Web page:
As an engineering technician for the City of Lansing for more than three decades, Bob Rose’s life revolved primarily around numbers and hard data. Now, he’s spending his retirement exploring his artistic side.
Rose, 62, first caught the art bug in his early 40s.
“I don’t know what happened, or what triggered the switch. But I gave myself permission to draw outside of the lines,” Rose said. “We all think we have to make the perfect painting. But you can just throw some paint down and enjoy it. Don’t overcomplicate it, keep at it and enjoy it.”
Heeding his own advice, Rose kept at it. Now, he’s working on his first mural commission at a local restaurant, Harry’s Place. Rose is making the bathrooms of the bar and grill much more vibrant, as he blankets the walls with different figments of his own unique vision. One of the individual pieces gives a patron angel wings if they take a selfie using the mirror.
“I started watching muralists on YouTube, and if they see something they don’t like, they paint over it and start again,” Rose said. “Which is great. It’s the Bob Ross thing — there’s a lot of ‘happy mistakes.’ It’s a blast to do this kind of stuff.”
Larger projects such as murals are Rose’s primary infatuation at the moment, as they don’t require him to fill his home with piles of smaller canvases.
“I can do canvases ‘til the sun goes down. But then I’m stuck with a bunch of canvases. My preference right now is to do murals of different styles outside and inside buildings.”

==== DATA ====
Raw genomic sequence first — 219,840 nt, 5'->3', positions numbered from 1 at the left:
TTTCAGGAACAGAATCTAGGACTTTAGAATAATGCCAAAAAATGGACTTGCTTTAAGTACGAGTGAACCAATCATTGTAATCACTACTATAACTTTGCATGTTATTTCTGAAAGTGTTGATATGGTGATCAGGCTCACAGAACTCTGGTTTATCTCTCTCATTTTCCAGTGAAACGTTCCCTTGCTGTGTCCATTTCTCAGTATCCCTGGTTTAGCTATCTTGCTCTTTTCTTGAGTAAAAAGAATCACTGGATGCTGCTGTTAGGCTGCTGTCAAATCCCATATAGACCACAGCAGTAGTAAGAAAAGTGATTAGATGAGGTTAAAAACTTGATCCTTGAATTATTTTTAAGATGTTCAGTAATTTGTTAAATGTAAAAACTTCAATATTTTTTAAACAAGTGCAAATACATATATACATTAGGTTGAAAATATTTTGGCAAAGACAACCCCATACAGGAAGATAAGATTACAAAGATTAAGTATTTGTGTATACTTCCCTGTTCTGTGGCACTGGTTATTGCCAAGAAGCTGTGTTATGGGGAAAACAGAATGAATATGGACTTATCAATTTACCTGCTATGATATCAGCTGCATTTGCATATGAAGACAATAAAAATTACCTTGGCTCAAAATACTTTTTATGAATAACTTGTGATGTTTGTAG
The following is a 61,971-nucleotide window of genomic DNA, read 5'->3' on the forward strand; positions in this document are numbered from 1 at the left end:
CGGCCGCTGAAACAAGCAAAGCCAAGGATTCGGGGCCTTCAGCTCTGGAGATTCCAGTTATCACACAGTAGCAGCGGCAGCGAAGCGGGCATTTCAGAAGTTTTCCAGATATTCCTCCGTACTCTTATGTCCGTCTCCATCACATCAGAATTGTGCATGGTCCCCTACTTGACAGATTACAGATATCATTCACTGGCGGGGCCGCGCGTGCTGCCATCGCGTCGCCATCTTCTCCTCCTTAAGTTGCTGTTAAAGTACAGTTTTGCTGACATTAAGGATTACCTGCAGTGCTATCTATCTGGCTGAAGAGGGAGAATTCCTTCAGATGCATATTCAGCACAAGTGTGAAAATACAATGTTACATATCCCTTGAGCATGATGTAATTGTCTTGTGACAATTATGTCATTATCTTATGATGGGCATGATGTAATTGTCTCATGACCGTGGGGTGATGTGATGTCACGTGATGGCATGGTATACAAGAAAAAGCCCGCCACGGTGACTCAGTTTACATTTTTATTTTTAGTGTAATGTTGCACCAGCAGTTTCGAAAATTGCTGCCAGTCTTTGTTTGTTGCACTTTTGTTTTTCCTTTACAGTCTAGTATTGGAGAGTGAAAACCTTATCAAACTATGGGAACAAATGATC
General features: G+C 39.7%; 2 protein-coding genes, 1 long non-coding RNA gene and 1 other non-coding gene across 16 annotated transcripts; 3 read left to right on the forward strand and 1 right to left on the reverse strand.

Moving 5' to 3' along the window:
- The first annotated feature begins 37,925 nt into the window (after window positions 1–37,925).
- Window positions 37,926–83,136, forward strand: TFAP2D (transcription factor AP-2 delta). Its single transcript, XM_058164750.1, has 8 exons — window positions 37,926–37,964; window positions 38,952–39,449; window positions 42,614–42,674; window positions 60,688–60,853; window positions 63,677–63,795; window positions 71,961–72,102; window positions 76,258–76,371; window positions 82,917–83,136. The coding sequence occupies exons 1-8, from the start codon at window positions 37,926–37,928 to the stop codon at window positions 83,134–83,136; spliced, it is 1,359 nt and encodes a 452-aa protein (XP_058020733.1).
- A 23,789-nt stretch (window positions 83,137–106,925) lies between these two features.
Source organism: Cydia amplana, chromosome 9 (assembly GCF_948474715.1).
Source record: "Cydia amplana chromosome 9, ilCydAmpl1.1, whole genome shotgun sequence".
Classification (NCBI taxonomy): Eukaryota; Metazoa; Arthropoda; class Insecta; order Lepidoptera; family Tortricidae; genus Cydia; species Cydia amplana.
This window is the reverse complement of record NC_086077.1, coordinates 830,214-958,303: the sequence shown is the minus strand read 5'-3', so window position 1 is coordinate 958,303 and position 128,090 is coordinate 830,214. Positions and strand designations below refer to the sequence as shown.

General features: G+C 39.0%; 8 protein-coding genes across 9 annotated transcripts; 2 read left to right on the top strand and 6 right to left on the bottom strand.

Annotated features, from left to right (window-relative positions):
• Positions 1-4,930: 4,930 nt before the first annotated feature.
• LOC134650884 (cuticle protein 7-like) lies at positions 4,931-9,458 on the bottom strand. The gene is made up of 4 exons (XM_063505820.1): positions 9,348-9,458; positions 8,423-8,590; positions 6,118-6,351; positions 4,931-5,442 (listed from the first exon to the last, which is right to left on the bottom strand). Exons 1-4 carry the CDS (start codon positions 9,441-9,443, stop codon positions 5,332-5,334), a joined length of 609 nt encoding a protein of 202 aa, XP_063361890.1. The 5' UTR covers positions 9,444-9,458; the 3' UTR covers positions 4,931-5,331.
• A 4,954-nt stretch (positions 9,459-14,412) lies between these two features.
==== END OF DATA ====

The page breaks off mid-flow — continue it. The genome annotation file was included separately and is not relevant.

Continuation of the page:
Rose is known to brighten the days of his friends by painting exquisite portraits of their pets.
“I have no training in art at all. I’ve never taken a class; I just have a desire to do it. I started doing kind of abstract stuff but, as I went along, I wanted something more realistic. Pet portraits fell into my lap, and it was an interesting challenge. I had never done anything like that before.”
Rose’s first pet portrait commission was of a friend’s chocolate labrador retriever. Upon finishing the painting, Rose was more than satisfied by the quality of his work, so he rolled with the concept and painted several more of his friends’ pets. One of Rose’s favorites in this series is that of a lizard, as the sheen of its scales presented a unique challenge.
Despite his friends being enamored with Rose’s paintings of their furry — and scaly — friends, he says pet portraits aren’t his main schtick. “I love doing ‘em, but if I got an art show coming up, I gotta focus on the creative aspects of that,” Rose said.
Rose hopes to do more commissions, whether it's something small like a painting of a friend’s dog, or something larger like a mural gig. “If somebody wants me to paint their wall — I’ll do it,” Rose said.